What is hypnobirthing? Katharine Graves answers the three most asked questions.
These are the three questions I am most often asked. They appear very simple and straightforward and are what anyone would want to know, but for me they are the hardest to answer.
What is hypnobirthing?
The word hypnobirthing is used by many people in different ways. It is sometimes used by a hypnotherapist who has done a general training that included a session on hypnosis for birth and who will offer an hour or two’s consultancy during pregnancy. There are other short courses which give techniques that can be used in labour. I can only answer for KG Hypnobirthing which is the largest organisation in the UK.
KG Hypnobirthing is a complete antenatal training programme. It is simple, logical and profound. Perhaps the most surprising word I used is ‘logical’. People are sometimes put off by the word ‘hypno’ and imagine they are going to meet tree-hugging hippies sitting cross-legged on beanbags and chanting. Nothing could be further from the truth. At every step of the way in hypnobirthing we give you sound logic to back up what you learn about how your body and hormones work, and we give you the tools to have the best birth for you. Hypnobirthing is the only thing that I know of that really makes a difference to a woman’s experience of birth.
Fathers come to the course full of scepticism, as do some mothers. And why shouldn’t they be sceptical? Scepticism is entirely justified. Until they come, they don’t know how complete and profound the course is. When presented with logic, sometimes more logic than is found anywhere else, you can almost feel them breathing a palpable sigh of relief. By the time they leave, they are the staunchest advocates of hypnobirthing and extol its virtues to every expectant couple they meet.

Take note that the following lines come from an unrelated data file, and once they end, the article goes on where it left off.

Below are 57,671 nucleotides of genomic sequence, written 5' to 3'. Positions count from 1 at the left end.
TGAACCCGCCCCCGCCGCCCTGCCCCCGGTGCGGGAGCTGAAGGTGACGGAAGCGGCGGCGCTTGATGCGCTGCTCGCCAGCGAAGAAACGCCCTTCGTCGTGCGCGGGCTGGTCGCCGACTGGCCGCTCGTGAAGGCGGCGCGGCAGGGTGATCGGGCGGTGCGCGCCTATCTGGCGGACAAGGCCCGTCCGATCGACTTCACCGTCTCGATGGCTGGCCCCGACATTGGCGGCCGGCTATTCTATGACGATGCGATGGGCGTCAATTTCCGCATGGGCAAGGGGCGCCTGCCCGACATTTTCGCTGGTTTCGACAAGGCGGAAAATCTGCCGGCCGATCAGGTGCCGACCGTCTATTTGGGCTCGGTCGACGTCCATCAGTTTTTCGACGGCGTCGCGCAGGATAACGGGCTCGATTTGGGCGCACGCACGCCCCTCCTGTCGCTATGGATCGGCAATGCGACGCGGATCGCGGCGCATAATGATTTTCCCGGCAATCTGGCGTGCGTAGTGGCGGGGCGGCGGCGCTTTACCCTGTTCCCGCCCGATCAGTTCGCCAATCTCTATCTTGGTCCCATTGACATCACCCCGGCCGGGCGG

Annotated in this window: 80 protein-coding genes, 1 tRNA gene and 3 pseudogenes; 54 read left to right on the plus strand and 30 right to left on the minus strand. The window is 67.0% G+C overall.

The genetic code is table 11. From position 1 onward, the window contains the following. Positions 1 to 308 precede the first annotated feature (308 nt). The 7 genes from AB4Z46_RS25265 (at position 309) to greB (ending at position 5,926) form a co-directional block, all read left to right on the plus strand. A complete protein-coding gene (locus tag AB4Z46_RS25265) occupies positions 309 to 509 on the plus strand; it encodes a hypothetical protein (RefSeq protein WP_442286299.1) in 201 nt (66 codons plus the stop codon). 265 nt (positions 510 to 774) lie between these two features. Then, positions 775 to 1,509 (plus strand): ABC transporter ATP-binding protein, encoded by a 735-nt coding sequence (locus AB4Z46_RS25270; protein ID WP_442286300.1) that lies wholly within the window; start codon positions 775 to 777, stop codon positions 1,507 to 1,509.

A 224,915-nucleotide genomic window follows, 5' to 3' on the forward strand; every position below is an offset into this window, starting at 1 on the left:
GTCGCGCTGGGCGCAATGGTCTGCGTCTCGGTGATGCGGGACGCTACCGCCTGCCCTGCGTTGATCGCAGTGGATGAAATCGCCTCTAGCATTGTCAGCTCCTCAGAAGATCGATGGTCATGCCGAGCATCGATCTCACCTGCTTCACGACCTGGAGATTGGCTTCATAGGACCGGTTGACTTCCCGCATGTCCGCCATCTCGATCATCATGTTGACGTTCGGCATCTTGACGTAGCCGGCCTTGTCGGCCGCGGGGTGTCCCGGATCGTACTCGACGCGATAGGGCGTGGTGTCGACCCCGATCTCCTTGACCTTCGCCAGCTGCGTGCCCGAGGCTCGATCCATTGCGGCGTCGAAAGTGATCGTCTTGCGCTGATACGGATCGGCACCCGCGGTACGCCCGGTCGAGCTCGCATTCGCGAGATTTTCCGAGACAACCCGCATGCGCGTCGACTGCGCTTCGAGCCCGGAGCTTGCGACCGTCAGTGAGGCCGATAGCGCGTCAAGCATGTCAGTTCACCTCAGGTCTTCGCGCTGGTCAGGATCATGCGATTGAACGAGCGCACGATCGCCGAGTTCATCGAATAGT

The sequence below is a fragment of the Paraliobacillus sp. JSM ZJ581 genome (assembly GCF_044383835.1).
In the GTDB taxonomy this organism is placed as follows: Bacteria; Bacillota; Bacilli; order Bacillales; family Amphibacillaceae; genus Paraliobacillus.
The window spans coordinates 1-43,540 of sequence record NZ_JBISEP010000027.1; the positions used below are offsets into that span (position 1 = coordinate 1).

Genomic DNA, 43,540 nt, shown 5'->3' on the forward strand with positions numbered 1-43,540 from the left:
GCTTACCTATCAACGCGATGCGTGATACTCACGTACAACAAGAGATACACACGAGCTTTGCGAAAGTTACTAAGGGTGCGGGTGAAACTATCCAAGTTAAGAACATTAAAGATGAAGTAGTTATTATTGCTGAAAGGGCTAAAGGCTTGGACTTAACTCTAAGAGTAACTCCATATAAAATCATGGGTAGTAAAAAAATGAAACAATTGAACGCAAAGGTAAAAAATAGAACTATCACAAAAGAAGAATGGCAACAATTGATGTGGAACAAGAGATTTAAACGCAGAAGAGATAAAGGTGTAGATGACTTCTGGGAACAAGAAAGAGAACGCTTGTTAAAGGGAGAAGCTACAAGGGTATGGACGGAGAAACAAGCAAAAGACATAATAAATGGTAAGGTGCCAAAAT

The best way to answer the question is to read the birth stories of the many women and their partners who have benefitted from a hypnobirthing course, and from the many midwives who understand the difference it makes.
“Your course was really informative, balanced, and in my view had the right mix of sciences, experience, common sense and wisdom. So thank you very much for that. We left the seminar inspired and happy.”
What do you do?
The simple answer is that we do breathing exercises, visualisations and relaxations, but these have been available for pregnant women for over 60 years in many forms. All those are good, but they don’t on their own have the same effect that hypnobirthing does. So what is different? I have thought about this a great deal, and I believe there are four things:
i. Fear. The father of natural childbirth in modern times, Grantly Dick Read, developed the principle that the whole problem is fear. Fear causes tension. When we are tense our muscles don’t work so well. When her muscles are not working efficiently and easily when giving birth a woman experiences pain. In our society everyone ‘knows’ that birth is painful. Most people’s only experience of birth comes from the television or the movies, where birth is always portrayed as a traumatic and painful experience. So however much a pregnant woman is looking forward to having her baby, there is the fear at the back of her mind that it will be a painful experience, because that is how she has been programmed.